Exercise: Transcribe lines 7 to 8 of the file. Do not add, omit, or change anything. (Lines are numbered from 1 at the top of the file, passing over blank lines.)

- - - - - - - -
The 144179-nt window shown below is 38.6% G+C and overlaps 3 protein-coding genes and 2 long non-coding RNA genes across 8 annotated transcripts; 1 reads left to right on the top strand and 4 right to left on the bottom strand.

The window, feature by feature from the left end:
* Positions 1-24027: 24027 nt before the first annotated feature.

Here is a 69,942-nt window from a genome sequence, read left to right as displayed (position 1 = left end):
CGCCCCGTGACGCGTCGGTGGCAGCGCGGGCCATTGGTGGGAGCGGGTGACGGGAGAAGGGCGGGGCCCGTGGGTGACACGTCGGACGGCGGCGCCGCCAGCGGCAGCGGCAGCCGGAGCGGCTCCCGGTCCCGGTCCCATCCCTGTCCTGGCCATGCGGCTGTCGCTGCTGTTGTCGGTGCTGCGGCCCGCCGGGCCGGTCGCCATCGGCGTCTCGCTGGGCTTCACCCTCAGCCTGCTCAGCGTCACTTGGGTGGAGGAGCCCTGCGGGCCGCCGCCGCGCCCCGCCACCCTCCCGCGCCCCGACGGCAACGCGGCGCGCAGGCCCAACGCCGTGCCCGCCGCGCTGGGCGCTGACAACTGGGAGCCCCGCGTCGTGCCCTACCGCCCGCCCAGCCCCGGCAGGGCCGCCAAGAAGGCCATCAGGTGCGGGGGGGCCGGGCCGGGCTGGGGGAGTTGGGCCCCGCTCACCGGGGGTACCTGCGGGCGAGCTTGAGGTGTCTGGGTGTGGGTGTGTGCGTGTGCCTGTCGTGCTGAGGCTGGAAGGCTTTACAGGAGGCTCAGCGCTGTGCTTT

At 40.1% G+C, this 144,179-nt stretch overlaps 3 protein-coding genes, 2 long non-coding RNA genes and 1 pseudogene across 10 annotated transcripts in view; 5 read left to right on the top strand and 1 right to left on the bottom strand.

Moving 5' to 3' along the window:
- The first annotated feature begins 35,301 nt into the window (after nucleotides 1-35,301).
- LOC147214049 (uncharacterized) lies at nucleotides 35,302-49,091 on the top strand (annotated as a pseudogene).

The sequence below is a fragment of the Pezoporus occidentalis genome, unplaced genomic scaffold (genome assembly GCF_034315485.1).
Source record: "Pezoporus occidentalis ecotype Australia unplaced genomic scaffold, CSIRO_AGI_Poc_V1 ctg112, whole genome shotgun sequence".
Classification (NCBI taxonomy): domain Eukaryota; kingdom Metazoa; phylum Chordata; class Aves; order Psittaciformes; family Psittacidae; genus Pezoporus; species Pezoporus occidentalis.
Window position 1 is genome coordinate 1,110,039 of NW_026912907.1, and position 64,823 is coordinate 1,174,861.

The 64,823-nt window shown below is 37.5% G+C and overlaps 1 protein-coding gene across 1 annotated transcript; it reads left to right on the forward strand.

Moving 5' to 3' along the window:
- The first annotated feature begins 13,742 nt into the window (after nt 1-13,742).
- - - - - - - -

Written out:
Moving 5' to 3' along the window:
- The first annotated feature begins 35,301 nt into the window (after nucleotides 1-35,301).